In 1998 I began a new research programme in the area of organic electronic devices. Since then, this research programme has grown dramatically to encompass a multinational, multidisciplinary collaboration with the University of Wollongong, University of Sydney and Massey University in New Zealand. I have established extensive fabrication and characterisation facilities.
Fields of Research
|020400||Condensed Matter Physics||50|
|030699||Physical Chemistry Not Elsewhere Classified||30|
|030399||Macromolecular And Materials Chemistry Not Elsewhere Classified||20|
Centres and Groups
- Newcastle Institute for Energy and Resources (NIER)
- PRC - Priority Research Centre for Organic Electronics
Body relevant to professional practice.
- Member - Australian Institute of Physics
- Member and Chartered Physicist - Institute of Physics (UK)
- Member - Standards Australia CH-016-05 Surface Analysis
- Member - Standards Australia CH-016 Spectroscopy
EPSRC Visiting Fellowship
Engineering and Physical Sciences Research Council (United Kingdom)
|01/01/2002 - 01/01/2003|
Fitzwilliam College, Cambridge (United Kingdom)
|01/01/2002 - 01/01/2003|
Council for the Central Laboratory of the Research Councils (CCLRC) (United Kingdom)
|01/11/2004 - 01/02/2005|
Vice-Chair, Policy and Review Board
Australian Synchrotron Research Program (ASRP) (Australia)
OECD Global Science Forum on Scientific Challenges for Energy Research 2006 Invitee
OECD, France (Conference Presentation - non published.)
ARC Federation Fellowship Nominee
University of Newcastle, Australia (Joint University of Newcastle/CSIRO Federation Fellow Nominee)
I was the 2005 Chair of the New South Wales Branch of the Australian Institute of Physics. This committee is the State decision-making body for the Australian professional organisation representing physicists but unfortunately had been inactive for a number of years. In only a few months, I effectively reactivated the Branch and built an organised and more vigorous committee. For the first time in several years there were several high profile AIP events organised for 2005, including Prof. Malcolm Longair (Jacksonian Professor of Natural Philosophy, University of Cambridge) who presented a series of public lectures at the Powerhouse Museum in Sydney to commemorate Einstein International Year of Physics. I was entirely responsible for all of the planning of this event, including attracting Prof. Longair to Australia, negotiating with the Powerhouse Museum, attracting external sponsorship and presenting budget proposals to the Federal AIP Executive. This event was repeated in Newcastle and considerably enhanced the profile of Physics in our region.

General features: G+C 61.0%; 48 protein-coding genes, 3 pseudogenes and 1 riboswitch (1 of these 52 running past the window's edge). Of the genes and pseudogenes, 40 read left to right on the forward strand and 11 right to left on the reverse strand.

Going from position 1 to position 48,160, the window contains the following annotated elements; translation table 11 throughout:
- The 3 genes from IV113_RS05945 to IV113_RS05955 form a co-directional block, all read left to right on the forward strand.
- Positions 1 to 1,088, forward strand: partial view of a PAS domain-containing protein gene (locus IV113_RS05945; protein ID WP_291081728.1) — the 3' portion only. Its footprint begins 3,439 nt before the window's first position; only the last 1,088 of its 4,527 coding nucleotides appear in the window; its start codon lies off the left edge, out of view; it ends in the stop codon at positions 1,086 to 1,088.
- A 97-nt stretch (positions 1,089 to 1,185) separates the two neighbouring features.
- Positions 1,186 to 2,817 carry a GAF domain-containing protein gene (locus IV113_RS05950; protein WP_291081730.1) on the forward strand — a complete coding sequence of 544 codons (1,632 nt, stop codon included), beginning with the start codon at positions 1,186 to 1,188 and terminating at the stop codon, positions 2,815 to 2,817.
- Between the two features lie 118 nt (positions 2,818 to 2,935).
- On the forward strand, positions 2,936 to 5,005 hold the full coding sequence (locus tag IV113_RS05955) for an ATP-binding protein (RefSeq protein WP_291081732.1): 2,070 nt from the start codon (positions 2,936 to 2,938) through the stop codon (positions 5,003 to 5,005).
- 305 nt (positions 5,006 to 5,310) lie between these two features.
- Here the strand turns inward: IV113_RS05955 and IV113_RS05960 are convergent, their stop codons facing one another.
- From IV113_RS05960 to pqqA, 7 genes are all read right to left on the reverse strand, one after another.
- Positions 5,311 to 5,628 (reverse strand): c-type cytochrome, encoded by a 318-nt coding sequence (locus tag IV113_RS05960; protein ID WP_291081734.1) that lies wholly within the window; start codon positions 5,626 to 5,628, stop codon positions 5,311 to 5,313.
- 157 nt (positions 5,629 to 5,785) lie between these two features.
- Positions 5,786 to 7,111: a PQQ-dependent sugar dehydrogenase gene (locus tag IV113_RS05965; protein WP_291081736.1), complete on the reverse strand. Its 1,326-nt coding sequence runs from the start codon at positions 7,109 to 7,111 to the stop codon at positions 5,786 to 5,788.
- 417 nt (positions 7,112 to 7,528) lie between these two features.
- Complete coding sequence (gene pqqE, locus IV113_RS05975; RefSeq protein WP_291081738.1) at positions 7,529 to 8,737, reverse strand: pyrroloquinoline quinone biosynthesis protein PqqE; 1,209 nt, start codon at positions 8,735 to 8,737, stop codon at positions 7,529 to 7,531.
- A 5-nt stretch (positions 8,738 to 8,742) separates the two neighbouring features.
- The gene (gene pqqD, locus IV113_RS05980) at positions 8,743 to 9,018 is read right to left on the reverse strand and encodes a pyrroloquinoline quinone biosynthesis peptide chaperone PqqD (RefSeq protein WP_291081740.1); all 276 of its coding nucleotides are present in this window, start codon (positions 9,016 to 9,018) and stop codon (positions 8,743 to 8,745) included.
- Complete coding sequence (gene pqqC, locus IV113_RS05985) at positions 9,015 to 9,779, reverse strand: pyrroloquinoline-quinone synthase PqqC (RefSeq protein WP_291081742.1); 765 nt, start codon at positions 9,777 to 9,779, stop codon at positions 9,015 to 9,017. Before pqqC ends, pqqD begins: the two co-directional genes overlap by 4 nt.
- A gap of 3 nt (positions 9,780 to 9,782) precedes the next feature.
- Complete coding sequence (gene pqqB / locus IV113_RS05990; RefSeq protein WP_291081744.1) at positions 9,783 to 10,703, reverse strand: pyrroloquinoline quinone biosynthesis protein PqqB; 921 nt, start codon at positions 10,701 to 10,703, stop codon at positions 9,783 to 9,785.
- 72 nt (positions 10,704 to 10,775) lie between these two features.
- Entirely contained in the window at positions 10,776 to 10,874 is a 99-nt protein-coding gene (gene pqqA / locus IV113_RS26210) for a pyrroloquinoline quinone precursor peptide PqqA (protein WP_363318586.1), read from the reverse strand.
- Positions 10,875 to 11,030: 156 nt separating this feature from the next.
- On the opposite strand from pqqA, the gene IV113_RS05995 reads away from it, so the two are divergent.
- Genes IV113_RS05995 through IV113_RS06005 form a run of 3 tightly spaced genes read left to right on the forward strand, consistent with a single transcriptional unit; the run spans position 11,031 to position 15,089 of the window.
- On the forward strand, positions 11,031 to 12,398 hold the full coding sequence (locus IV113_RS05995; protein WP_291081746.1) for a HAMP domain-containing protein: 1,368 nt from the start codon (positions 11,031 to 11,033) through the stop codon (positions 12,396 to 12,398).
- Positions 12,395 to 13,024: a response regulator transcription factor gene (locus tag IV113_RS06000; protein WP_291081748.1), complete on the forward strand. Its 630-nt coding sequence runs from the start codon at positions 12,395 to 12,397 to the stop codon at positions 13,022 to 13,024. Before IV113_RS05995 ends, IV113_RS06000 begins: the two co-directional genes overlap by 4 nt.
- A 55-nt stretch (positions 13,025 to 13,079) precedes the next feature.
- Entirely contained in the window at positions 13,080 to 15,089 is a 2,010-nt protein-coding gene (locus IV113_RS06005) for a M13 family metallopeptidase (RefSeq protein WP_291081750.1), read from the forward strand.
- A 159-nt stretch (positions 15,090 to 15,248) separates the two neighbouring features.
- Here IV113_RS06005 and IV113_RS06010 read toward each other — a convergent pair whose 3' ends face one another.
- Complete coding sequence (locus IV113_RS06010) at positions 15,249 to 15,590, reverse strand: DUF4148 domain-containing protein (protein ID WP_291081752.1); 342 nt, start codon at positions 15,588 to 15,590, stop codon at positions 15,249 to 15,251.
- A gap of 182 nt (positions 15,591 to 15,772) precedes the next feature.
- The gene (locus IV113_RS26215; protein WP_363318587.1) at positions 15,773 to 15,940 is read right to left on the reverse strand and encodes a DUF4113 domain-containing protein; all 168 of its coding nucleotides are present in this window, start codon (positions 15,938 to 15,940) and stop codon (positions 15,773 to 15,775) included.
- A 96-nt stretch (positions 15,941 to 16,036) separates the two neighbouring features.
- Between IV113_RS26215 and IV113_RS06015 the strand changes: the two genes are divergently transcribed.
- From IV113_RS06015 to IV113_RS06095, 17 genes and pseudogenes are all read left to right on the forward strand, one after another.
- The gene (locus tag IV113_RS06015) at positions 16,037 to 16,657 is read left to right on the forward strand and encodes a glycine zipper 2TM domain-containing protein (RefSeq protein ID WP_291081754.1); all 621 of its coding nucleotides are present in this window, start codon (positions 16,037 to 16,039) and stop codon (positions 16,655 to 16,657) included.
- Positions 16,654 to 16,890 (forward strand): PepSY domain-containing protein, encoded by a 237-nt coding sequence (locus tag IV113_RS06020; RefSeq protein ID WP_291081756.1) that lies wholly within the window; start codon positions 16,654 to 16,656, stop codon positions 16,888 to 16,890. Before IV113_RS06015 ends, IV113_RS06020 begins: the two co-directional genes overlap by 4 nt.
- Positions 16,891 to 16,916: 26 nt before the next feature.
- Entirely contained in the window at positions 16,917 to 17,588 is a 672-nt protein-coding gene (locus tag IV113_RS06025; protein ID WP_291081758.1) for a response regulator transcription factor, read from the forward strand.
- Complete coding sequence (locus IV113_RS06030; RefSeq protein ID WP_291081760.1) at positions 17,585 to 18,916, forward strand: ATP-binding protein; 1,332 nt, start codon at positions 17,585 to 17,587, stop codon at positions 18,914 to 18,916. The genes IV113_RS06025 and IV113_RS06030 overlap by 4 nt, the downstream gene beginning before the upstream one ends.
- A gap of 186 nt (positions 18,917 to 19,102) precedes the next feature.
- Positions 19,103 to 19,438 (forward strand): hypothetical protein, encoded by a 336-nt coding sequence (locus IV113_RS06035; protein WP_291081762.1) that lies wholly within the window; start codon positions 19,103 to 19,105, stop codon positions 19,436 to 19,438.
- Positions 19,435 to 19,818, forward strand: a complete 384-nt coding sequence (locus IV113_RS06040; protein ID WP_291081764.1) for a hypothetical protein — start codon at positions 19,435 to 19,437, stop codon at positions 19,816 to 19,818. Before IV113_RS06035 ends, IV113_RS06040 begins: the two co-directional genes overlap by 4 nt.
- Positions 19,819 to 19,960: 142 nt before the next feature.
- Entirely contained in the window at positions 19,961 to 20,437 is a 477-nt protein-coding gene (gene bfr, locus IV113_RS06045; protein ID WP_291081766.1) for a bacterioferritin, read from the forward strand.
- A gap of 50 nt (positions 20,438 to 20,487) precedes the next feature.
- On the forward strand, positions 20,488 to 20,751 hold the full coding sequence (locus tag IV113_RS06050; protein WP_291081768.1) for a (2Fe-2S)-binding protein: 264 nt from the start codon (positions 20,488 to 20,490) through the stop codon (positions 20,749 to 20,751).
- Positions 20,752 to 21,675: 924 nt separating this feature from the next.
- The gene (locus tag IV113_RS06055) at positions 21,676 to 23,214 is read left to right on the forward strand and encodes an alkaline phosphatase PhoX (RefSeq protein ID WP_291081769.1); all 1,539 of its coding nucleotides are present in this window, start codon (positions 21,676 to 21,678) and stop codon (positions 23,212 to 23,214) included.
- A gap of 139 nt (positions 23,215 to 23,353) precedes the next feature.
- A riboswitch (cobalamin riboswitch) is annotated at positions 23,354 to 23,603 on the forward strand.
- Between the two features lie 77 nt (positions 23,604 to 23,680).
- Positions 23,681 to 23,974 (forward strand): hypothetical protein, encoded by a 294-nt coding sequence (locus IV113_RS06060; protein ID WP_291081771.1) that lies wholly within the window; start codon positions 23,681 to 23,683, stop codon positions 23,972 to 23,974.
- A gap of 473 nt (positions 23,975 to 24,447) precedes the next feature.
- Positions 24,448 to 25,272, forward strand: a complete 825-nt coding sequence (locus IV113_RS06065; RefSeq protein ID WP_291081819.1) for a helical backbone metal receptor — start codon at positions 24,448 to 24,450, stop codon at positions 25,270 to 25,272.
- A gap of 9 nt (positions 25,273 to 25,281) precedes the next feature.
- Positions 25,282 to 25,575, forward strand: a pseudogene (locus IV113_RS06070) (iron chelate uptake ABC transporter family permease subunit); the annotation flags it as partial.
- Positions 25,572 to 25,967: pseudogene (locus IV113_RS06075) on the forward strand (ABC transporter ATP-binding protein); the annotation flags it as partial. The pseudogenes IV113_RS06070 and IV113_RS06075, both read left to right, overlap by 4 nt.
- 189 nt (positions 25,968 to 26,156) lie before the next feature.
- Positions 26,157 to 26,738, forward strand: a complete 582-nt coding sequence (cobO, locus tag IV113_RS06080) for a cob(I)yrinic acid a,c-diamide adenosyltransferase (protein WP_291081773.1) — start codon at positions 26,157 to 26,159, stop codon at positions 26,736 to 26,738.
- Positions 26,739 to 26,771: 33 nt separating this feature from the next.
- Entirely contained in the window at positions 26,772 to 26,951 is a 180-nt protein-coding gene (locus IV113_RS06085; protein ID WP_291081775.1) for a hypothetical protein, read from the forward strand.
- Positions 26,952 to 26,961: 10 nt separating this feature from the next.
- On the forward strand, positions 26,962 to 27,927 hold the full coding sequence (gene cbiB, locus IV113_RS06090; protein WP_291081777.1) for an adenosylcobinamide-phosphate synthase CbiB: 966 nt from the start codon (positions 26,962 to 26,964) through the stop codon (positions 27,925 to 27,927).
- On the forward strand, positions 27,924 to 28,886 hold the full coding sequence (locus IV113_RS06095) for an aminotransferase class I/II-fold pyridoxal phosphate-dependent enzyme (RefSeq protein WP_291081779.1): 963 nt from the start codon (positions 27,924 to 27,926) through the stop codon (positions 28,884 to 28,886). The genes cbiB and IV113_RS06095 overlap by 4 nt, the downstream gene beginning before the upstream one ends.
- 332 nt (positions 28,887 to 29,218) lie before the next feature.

In 2003 I became the Newcastle member of the ASRP Board. The Board is the executive of the ASRP, determining policy and strategy. I have been an active member of this Board as evidenced by the fact that I was elected Vice-Chair in 2004. I have been an active participant in determining the future role of the ASRP with the advent of the new Australian synchrotron in 2007. For example, I was asked to be part of the initial contact group to develop increased interaction with the Australian synchrotron. In addition, I was asked to join the subcommittee specifying and overseeing the contract for the new soft X-ray end-station. This contract was worth over $1 million and I played a major role in ensuring that all of the user communitys requirements would be met by the new facility.
I was invited to be a member of the local organising committee for the ICSM-7 conference that took place in Wollongong in 2004. This is a biannual conference that attracts delegates (typically 800 1000) from the area of conducting polymer science from around the world. The role involved monthly meetings over the 12 months leading up to the conference organising all aspects of the conference. I played an active role in the organisation of this conference as evidenced by my role in assessing whether the conference submissions warranted acceptance as papers.
I have established a very a strong foundation in both undergraduate and postgraduate teaching as evidenced by:
- Preparing and delivering 15 undergraduate level and 1 Honours level subjects
- Designing and developing new, non-physics, first year subjects
- Designing and developing a restructured new First-Year Advanced Physics Course (PHYS1210 and PHYS1220)
- Designing and developing a new teaching initiative (Integrated Learning) in the Department of Physics
- Receiving a University of Newcastle Teaching Excellence Award and a competitive Teaching Development Grant.
- Publishing a refereed conference paper on the implementation of the new Integrated Learning Initiative
- Consistently achieving excellent student assessments of my teaching performance